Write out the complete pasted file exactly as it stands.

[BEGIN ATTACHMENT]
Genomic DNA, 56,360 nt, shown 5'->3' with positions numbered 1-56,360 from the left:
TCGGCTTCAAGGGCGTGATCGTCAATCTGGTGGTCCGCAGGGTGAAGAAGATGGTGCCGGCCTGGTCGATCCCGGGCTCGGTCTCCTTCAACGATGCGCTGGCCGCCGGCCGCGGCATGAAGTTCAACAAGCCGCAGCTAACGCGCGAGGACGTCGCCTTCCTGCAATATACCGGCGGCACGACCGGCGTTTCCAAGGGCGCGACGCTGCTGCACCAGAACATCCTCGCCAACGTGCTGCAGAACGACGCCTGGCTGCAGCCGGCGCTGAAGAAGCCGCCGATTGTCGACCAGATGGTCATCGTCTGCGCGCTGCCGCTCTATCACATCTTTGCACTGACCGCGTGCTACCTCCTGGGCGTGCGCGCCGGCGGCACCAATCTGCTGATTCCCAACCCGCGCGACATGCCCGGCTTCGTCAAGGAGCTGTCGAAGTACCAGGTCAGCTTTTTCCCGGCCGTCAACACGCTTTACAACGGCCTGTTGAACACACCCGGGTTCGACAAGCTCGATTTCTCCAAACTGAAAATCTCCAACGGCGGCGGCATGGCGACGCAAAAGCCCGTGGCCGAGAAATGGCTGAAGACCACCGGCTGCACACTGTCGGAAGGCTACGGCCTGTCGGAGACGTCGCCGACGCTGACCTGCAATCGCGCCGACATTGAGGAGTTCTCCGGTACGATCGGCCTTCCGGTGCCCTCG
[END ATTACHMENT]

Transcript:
Genomic DNA, 56,360 nt, shown 5'->3' with positions numbered 1-56,360 from the left:
TCGGCTTCAAGGGCGTGATCGTCAATCTGGTGGTCCGCAGGGTGAAGAAGATGGTGCCGGCCTGGTCGATCCCGGGCTCGGTCTCCTTCAACGATGCGCTGGCCGCCGGCCGCGGCATGAAGTTCAACAAGCCGCAGCTAACGCGCGAGGACGTCGCCTTCCTGCAATATACCGGCGGCACGACCGGCGTTTCCAAGGGCGCGACGCTGCTGCACCAGAACATCCTCGCCAACGTGCTGCAGAACGACGCCTGGCTGCAGCCGGCGCTGAAGAAGCCGCCGATTGTCGACCAGATGGTCATCGTCTGCGCGCTGCCGCTCTATCACATCTTTGCACTGACCGCGTGCTACCTCCTGGGCGTGCGCGCCGGCGGCACCAATCTGCTGATTCCCAACCCGCGCGACATGCCCGGCTTCGTCAAGGAGCTGTCGAAGTACCAGGTCAGCTTTTTCCCGGCCGTCAACACGCTTTACAACGGCCTGTTGAACACACCCGGGTTCGACAAGCTCGATTTCTCCAAACTGAAAATCTCCAACGGCGGCGGCATGGCGACGCAAAAGCCCGTGGCCGAGAAATGGCTGAAGACCACCGGCTGCACACTGTCGGAAGGCTACGGCCTGTCGGAGACGTCGCCGACGCTGACCTGCAATCGCGCCGACATTGAGGAGTTCTCCGGTACGATCGGCCTTCCGGTGCCCTCG